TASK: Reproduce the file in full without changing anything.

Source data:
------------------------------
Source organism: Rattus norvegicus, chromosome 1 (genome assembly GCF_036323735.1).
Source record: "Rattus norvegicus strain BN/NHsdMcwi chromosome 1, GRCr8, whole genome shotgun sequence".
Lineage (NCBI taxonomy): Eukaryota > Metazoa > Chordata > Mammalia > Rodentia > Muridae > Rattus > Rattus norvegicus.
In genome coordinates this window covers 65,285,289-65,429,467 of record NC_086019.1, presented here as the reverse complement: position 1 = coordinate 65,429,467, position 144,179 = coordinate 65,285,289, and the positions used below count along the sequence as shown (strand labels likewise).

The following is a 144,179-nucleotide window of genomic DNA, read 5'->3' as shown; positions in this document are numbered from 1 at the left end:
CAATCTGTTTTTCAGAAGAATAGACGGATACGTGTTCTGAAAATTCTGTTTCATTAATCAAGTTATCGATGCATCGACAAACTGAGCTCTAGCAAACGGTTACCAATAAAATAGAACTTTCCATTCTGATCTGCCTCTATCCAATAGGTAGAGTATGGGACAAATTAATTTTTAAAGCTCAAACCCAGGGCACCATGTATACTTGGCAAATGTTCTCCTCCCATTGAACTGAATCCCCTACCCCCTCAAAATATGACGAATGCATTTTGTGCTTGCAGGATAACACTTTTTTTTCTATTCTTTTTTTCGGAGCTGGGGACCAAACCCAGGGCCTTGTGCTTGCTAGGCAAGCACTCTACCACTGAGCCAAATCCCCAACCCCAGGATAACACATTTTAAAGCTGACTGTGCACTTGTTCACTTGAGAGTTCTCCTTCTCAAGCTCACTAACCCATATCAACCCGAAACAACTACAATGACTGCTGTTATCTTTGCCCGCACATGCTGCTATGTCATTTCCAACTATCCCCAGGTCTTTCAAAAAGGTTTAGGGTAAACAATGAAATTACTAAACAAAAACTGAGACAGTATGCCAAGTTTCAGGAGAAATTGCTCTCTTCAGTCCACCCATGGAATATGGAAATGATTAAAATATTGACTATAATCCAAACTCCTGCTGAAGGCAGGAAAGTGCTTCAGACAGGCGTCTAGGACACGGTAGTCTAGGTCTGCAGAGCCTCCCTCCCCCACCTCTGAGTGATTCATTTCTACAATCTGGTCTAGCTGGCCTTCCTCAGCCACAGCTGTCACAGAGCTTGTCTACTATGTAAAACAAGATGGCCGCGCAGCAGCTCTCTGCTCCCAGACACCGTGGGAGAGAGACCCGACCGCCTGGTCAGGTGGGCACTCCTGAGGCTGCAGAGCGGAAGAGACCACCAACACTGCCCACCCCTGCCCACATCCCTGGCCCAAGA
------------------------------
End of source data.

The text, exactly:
Source organism: Rattus norvegicus, chromosome 1 (genome assembly GCF_036323735.1).
Source record: "Rattus norvegicus strain BN/NHsdMcwi chromosome 1, GRCr8, whole genome shotgun sequence".
Lineage (NCBI taxonomy): Eukaryota > Metazoa > Chordata > Mammalia > Rodentia > Muridae > Rattus > Rattus norvegicus.
In genome coordinates this window covers 65,285,289-65,429,467 of record NC_086019.1, presented here as the reverse complement: position 1 = coordinate 65,429,467, position 144,179 = coordinate 65,285,289, and the positions used below count along the sequence as shown (strand labels likewise).

The following is a 144,179-nucleotide window of genomic DNA, read 5'->3' as shown; positions in this document are numbered from 1 at the left end:
CAATCTGTTTTTCAGAAGAATAGACGGATACGTGTTCTGAAAATTCTGTTTCATTAATCAAGTTATCGATGCATCGACAAACTGAGCTCTAGCAAACGGTTACCAATAAAATAGAACTTTCCATTCTGATCTGCCTCTATCCAATAGGTAGAGTATGGGACAAATTAATTTTTAAAGCTCAAACCCAGGGCACCATGTATACTTGGCAAATGTTCTCCTCCCATTGAACTGAATCCCCTACCCCCTCAAAATATGACGAATGCATTTTGTGCTTGCAGGATAACACTTTTTTTTCTATTCTTTTTTTCGGAGCTGGGGACCAAACCCAGGGCCTTGTGCTTGCTAGGCAAGCACTCTACCACTGAGCCAAATCCCCAACCCCAGGATAACACATTTTAAAGCTGACTGTGCACTTGTTCACTTGAGAGTTCTCCTTCTCAAGCTCACTAACCCATATCAACCCGAAACAACTACAATGACTGCTGTTATCTTTGCCCGCACATGCTGCTATGTCATTTCCAACTATCCCCAGGTCTTTCAAAAAGGTTTAGGGTAAACAATGAAATTACTAAACAAAAACTGAGACAGTATGCCAAGTTTCAGGAGAAATTGCTCTCTTCAGTCCACCCATGGAATATGGAAATGATTAAAATATTGACTATAATCCAAACTCCTGCTGAAGGCAGGAAAGTGCTTCAGACAGGCGTCTAGGACACGGTAGTCTAGGTCTGCAGAGCCTCCCTCCCCCACCTCTGAGTGATTCATTTCTACAATCTGGTCTAGCTGGCCTTCCTCAGCCACAGCTGTCACAGAGCTTGTCTACTATGTAAAACAAGATGGCCGCGCAGCAGCTCTCTGCTCCCAGACACCGTGGGAGAGAGACCCGACCGCCTGGTCAGGTGGGCACTCCTGAGGCTGCAGAGCGGAAGAGACCACCAACACTGCCCACCCCTGCCCACATCCCTGGCCCAAGA